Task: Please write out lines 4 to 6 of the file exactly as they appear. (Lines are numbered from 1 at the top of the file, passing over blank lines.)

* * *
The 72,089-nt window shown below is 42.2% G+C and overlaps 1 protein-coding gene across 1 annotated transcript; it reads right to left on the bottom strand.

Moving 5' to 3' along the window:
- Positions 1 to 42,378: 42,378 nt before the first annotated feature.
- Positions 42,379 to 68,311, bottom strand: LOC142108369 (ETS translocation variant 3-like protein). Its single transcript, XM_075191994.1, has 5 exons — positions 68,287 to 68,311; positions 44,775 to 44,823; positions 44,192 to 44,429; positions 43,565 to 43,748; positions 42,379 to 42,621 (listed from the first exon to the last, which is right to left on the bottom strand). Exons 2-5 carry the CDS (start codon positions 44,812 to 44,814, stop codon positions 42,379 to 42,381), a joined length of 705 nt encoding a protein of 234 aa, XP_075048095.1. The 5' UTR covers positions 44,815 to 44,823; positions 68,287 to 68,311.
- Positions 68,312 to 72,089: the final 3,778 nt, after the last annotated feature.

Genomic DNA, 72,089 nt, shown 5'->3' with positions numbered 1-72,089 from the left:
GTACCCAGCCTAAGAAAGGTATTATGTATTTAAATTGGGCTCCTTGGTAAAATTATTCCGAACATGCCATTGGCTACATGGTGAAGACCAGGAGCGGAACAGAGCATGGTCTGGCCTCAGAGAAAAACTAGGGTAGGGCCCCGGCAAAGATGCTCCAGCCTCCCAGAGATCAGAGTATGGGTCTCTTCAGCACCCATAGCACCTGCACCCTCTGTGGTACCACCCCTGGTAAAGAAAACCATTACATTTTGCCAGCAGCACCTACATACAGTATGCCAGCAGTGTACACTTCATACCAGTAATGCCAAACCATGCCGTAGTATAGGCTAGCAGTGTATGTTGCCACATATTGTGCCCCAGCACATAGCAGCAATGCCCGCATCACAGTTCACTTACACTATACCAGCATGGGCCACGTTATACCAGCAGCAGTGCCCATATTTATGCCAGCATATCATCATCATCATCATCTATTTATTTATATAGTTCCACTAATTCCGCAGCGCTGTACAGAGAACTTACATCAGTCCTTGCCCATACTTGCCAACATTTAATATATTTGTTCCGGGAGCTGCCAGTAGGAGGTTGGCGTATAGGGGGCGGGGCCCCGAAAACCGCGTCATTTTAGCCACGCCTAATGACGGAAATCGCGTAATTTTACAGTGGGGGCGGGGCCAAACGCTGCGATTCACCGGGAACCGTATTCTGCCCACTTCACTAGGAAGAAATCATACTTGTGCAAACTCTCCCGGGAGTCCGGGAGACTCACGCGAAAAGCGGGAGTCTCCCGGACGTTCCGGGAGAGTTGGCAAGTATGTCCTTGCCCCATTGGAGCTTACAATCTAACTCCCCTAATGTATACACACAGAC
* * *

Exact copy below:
- Positions 42,379 to 68,311, bottom strand: LOC142108369 (ETS translocation variant 3-like protein). Its single transcript, XM_075191994.1, has 5 exons — positions 68,287 to 68,311; positions 44,775 to 44,823; positions 44,192 to 44,429; positions 43,565 to 43,748; positions 42,379 to 42,621 (listed from the first exon to the last, which is right to left on the bottom strand). Exons 2-5 carry the CDS (start codon positions 44,812 to 44,814, stop codon positions 42,379 to 42,381), a joined length of 705 nt encoding a protein of 234 aa, XP_075048095.1. The 5' UTR covers positions 44,815 to 44,823; positions 68,287 to 68,311.
- Positions 68,312 to 72,089: the final 3,778 nt, after the last annotated feature.

Genomic DNA, 72,089 nt, shown 5'->3' with positions numbered 1-72,089 from the left: